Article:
Just because there is a giant, yawning gap in the job market between available talent and jobs that exist, it doesn't mean that you automatically get a job. You need to make it clear that you are the right person for that job.

Arnold asks: "How prevalent is the stigma that bootcamp grads aren't good enough to be hired?"

Jeff: I definitely hear that all the time from employers. Or "we're not ready to hire junior developers right now.” The part that I take some comfort in is that their competition will hire junior developers. The market value of developers from any program – whether it's undergrad, a master's degree, or a program like Flatiron or Turing – their value versus cost graph is trending upwards, and you can either choose to hire them now or later.

We see a lot of companies who repeat hire. They are super excited – they tell us that their first hire is doing great work and they come back to hire another. That's the best endorsement we could ask for. I bet that's really common across markets – it’s not just Turing and Flatiron.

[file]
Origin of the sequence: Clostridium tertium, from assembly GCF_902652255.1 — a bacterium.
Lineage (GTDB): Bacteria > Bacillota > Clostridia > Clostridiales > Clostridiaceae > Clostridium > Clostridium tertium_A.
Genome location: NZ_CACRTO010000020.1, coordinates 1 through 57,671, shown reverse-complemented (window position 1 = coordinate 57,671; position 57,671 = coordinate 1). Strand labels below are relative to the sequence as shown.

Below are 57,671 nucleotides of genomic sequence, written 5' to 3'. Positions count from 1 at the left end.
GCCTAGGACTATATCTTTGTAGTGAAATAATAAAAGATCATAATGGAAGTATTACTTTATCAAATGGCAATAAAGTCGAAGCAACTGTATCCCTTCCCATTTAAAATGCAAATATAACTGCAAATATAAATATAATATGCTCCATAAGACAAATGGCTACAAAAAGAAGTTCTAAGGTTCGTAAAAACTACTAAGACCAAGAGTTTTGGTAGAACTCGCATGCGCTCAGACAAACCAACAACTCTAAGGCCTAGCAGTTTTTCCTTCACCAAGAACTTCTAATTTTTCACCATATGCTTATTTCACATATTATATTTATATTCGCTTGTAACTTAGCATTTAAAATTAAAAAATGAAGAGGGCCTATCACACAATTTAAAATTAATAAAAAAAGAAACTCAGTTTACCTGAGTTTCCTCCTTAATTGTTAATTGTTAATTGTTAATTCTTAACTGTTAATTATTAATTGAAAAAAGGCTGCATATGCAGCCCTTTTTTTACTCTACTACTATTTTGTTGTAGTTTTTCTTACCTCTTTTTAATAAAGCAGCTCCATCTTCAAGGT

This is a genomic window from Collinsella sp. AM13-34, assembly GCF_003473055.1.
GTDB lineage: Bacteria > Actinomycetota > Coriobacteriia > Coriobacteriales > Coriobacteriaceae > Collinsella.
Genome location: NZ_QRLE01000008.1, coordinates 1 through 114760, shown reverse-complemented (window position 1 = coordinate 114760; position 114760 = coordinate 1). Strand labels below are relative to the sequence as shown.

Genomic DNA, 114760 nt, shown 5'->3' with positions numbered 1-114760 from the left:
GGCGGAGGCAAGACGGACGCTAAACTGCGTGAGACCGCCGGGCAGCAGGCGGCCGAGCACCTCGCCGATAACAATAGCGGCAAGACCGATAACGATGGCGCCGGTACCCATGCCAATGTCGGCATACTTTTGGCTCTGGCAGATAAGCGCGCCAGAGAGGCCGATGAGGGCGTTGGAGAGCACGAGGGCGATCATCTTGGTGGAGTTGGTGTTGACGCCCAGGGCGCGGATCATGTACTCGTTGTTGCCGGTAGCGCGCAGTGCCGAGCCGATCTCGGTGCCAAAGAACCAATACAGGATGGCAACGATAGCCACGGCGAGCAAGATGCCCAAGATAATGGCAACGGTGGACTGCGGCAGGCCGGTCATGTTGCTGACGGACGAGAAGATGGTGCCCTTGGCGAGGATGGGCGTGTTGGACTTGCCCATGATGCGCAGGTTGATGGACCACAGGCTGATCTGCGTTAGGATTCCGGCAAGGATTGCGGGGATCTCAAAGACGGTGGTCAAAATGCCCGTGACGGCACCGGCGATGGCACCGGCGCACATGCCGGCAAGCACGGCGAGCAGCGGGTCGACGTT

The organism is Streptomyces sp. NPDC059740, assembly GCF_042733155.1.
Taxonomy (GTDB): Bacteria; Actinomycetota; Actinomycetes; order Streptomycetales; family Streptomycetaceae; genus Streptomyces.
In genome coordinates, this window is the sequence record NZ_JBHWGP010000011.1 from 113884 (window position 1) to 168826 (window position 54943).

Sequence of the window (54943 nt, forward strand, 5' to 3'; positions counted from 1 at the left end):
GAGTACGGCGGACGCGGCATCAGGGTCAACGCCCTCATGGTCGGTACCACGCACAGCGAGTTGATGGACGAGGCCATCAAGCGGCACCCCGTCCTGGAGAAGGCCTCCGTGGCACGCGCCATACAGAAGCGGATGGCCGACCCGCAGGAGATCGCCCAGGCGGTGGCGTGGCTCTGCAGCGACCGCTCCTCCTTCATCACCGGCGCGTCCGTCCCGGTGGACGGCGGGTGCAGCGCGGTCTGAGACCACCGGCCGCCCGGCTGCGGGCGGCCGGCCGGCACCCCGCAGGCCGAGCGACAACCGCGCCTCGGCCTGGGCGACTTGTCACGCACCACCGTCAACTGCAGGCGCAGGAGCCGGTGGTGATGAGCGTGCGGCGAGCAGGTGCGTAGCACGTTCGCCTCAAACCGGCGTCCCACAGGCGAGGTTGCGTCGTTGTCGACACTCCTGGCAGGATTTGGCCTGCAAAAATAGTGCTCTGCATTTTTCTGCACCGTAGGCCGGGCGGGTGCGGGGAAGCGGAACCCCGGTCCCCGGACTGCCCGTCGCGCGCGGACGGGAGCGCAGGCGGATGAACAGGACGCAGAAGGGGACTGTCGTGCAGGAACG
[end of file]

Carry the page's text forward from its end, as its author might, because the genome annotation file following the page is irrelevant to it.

Who is hiring? What types of companies are in the market today?

Jeff: For us, it's more diverse than it's been at any point in the past. Two to three years ago, the largest group of companies that were hiring students, with rare exception, were companies with 200 or fewer employees. Now, some folks are going to your Lockheeds and Boeings and those enormous companies. There are also still a lot of two to four person startups and everything in between.

At the larger companies, their teams tend to need modernization of practices and skills and people coming out of a bootcamp program usually are strong in that. Smaller companies want somebody who's ready to work super hard (maybe too hard) and is really fired up about the work. So bootcamps can solve a lot of different problems.

Apprenticeships and Internships After Coding Bootcamp

Do you recommend internships or apprenticeships ever or do you only recommend that people go into that junior developer role when they graduate?